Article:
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I don’t know about you, but I can’t wait for the year of sport that will be 2014. It’s any marketer’s dream and brings boundless opportunities for brands, whether officially or unofficially linked to the Sochi 2014 Winter Olympics, 2014 FIFA World Cup Brazil and Glasgow 2014 Commonwealth Games. It will be the year of sporting endeavour, which some may argue can only be made possible with the support of partners, sponsors and suppliers; but is there a return beyond the cache of being associated with the event? I’d argue a lot. After all, there is the index-linked effect on sales, which can’t be ignored, as well as the value of a brand’s stock and overall stature in today’s economic climate. The blue chips of this world are index-linked to our livelihoods, through the people they employ and effect on the local economy, regardless of whether we are consumers of their products or not. We simply cannot escape the loop.

P&G, Visa, Longines, Omega, Toshiba, Panasonic, VW, Emirates, Ford, Sony, McDonald’s and Coca-Cola are just some of the great and good that make these events possible. London 2012 secured 80% of its £700m target from sponsors and Sochi 2014 is predicted to have raised the same amount from sponsors. These sporting events really do light up the eyes of brands who know the positive effect a global event can have on their brand equity, recall and awareness.

Those who argue that Coca-Cola or McDonald’s shouldn’t take part in such gigs have every right to expose the ironic discrepancy in dubious health benefits of their products against a landscape of sport and genuine health. However, as demonstrated by Jeremy Paxman on Newsnight with James Quincey, President of Coca-Cola Europe, this argument is weak. Most nations would certainly fight against a Nanny State where consumer lifestyle choices are controlled. I agree we shouldn’t glamorise smoking and alcohol above-the-line, but when it comes to what we eat, who has the right to tell us to stop?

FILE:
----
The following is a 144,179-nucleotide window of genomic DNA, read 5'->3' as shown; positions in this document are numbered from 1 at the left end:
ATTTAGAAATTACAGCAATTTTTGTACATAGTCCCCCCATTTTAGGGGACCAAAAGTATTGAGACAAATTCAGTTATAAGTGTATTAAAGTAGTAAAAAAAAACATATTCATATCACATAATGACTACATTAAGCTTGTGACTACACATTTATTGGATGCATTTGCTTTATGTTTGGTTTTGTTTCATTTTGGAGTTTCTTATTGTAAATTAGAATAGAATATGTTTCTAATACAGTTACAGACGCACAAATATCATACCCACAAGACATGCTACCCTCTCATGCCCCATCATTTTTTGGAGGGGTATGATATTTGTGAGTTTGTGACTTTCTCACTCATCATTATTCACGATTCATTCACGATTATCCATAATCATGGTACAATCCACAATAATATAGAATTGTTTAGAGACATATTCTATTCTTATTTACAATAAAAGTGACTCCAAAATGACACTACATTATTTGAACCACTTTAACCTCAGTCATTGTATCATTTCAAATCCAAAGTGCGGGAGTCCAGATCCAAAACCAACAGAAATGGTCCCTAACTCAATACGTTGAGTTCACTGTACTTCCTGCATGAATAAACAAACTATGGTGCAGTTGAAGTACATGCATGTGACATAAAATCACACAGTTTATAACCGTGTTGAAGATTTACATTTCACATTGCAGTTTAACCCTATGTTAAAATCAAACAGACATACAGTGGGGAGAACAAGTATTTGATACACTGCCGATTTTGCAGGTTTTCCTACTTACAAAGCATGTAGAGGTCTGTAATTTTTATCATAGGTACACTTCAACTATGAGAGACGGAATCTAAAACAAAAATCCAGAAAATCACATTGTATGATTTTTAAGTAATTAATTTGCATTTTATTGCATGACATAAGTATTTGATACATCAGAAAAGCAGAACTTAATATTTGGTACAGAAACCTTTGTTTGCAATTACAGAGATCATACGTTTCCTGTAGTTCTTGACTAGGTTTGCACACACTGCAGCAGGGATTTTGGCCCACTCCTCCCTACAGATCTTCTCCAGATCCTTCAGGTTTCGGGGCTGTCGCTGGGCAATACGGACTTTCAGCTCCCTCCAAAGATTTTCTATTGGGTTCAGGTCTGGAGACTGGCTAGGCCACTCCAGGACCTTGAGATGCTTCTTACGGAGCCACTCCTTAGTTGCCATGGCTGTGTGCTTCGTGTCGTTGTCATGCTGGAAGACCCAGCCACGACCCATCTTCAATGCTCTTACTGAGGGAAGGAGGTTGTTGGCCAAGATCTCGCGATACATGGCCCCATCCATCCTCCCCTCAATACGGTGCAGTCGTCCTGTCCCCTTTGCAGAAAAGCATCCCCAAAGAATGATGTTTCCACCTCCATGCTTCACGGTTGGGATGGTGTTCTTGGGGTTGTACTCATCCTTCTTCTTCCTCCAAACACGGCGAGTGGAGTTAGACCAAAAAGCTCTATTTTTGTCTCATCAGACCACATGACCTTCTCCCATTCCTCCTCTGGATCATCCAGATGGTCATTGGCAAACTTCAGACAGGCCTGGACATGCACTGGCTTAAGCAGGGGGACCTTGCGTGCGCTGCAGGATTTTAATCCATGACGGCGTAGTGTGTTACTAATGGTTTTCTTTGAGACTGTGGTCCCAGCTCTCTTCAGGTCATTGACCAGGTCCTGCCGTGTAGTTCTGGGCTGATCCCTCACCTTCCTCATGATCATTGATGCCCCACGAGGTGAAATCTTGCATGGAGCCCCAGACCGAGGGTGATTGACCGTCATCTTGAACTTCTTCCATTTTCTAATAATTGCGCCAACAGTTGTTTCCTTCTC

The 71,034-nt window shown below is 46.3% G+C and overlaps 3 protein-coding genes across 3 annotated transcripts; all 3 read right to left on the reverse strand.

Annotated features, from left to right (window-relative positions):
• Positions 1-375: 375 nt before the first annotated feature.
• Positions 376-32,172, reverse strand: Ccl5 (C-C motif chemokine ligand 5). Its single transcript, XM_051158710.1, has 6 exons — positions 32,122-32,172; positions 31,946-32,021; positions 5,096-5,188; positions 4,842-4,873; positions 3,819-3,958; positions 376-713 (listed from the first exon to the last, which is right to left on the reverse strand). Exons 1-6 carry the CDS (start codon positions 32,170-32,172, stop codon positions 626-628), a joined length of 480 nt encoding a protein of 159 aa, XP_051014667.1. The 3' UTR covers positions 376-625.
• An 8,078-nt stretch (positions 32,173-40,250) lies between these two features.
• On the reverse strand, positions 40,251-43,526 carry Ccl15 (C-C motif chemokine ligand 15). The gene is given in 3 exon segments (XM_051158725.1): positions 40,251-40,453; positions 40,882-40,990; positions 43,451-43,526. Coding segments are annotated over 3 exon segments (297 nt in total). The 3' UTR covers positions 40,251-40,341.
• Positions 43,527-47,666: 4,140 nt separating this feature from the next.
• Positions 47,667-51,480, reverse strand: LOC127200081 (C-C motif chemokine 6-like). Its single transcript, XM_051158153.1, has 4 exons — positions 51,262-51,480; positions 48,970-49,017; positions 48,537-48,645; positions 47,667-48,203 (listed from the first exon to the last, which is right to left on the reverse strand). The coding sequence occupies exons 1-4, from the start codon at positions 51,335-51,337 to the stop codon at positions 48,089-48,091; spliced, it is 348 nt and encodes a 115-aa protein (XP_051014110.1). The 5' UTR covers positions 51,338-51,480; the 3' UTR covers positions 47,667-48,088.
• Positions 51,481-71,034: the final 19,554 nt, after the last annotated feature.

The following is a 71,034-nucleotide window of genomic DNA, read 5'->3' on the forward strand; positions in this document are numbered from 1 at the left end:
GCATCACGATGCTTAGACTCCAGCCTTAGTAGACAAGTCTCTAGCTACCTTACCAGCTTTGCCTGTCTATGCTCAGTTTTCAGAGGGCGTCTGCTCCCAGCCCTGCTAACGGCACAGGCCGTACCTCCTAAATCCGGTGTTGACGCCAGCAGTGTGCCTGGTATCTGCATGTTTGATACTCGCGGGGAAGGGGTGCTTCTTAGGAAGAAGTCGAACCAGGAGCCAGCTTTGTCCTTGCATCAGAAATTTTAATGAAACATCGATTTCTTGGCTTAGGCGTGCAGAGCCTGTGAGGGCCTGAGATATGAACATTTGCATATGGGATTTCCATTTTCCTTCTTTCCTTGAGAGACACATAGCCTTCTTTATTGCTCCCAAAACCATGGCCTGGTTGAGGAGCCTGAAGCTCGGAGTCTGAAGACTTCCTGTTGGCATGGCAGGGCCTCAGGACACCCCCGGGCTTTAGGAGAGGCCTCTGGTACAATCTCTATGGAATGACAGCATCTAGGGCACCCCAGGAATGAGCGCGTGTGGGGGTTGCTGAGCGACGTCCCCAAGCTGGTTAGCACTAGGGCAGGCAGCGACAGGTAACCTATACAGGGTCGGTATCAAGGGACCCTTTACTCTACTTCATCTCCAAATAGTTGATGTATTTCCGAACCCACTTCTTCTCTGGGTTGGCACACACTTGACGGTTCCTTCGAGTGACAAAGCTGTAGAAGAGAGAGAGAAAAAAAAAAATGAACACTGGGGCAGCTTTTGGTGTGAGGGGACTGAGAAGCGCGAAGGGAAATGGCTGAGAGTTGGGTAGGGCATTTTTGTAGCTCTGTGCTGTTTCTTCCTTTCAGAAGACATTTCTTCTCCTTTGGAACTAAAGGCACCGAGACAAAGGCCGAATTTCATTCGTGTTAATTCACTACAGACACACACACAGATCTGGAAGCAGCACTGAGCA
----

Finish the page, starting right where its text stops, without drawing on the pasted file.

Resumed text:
Like it or not, these brands are the ones with the resources to prop up good causes and keep major sporting events alive through sponsorship. As consumers, we have the choice to decide for ourselves what is good for us to eat. A brand has the moral obligation of encouraging a healthy lifestyle for both mind and body, but is it acceptable for a brand to be told that it cannot be a sponsor because of its relevance to the event in question? Without the exposure which sponsorship allows these brands to develop, thousands of employees worldwide face the risk of losing their jobs because a dictate stated we can no longer drink sugary beverages or that sugary beverage brands cannot support good causes. The worst case scenario is that the stock market declines on the back of poor trading statements and share prices fall to affect the economy. Brands are vital to general wellbeing in our economy and societies, which finishes with our consumption.

Let’s remember what makes a brand great. It is how we, the consumers, perceive it. You may not like every brand, but there will always be others that do. Every brand has the right to be philanthropic and give back no matter how evil you may consider them to be. The reality is that we need these global brands as much as the global events they sponsor which serve to inspire us, our children, our nations and create a bubble where for several weeks of the year, the world unites around one event. I still have fond memories of the electricity running through the UK during the Olympics last year. It was infectious and generated a unique sense of national pride in all, facilitated perhaps in part by these brands supporting and creating a buzz through ATL. You have the choice to buy or not to buy – that is your democratic right – but let’s allow those brands who want to spend their invaluable money on these events to do just that. Through our choices, we control the consequences.

Read the full article at http://www.brandingmagazine.com/2013/12/19/2014-year-sport/